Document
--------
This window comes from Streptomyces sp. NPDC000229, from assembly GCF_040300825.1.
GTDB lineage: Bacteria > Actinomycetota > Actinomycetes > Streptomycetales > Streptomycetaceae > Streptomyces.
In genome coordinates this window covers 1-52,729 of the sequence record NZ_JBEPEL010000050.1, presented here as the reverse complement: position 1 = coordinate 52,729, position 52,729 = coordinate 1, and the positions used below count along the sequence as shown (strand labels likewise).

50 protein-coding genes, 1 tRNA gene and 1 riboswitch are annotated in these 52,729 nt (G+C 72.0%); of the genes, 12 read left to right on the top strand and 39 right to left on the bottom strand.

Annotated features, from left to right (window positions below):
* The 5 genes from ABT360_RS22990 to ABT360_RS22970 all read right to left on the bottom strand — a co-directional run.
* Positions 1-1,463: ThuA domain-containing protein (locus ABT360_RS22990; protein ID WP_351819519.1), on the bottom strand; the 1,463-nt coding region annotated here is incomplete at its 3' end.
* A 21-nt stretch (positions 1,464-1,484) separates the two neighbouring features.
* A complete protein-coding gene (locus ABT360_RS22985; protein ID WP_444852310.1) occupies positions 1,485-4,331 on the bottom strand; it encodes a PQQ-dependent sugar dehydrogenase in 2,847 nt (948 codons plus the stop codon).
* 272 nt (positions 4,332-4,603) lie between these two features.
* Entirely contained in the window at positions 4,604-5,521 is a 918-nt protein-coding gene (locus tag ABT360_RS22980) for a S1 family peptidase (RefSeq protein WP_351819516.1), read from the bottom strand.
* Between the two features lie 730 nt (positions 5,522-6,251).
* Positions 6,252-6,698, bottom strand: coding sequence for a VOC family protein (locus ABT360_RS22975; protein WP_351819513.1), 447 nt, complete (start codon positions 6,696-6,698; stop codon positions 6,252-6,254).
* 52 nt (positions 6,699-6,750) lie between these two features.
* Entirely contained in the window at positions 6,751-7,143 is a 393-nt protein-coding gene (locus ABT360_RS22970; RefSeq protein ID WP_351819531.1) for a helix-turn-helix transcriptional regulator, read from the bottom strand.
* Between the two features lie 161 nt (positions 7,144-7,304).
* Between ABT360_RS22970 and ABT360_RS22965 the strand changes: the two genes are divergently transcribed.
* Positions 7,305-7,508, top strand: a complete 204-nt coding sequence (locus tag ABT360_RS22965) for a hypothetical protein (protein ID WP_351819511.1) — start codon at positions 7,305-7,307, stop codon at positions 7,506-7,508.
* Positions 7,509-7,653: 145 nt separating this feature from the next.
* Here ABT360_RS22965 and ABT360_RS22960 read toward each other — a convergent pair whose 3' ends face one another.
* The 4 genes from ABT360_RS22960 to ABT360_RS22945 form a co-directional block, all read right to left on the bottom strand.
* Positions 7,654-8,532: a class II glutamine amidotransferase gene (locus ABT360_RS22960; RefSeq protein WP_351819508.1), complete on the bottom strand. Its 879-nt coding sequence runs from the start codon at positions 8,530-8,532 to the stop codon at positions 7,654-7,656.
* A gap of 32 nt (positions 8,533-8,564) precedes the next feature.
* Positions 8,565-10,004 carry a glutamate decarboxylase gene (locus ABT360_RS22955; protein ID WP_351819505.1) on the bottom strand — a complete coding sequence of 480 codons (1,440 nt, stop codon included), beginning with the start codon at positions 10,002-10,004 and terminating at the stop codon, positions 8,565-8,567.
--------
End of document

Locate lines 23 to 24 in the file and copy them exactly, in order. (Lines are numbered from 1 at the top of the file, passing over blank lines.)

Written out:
* A gap of 32 nt (positions 8,533-8,564) precedes the next feature.
* Positions 8,565-10,004 carry a glutamate decarboxylase gene (locus ABT360_RS22955; protein ID WP_351819505.1) on the bottom strand — a complete coding sequence of 480 codons (1,440 nt, stop codon included), beginning with the start codon at positions 10,002-10,004 and terminating at the stop codon, positions 8,565-8,567.